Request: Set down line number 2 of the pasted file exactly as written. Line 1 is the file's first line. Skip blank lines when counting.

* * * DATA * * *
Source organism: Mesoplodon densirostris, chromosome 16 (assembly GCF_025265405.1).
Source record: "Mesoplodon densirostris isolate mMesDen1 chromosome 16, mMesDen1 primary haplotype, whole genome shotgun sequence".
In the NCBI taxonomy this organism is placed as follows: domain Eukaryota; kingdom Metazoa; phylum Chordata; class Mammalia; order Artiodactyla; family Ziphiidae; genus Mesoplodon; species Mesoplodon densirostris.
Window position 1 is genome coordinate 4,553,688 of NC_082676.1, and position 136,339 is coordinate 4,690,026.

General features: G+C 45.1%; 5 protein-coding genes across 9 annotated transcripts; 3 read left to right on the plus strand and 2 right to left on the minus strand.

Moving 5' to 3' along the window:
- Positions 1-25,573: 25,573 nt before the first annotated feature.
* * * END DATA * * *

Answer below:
Source record: "Mesoplodon densirostris isolate mMesDen1 chromosome 16, mMesDen1 primary haplotype, whole genome shotgun sequence".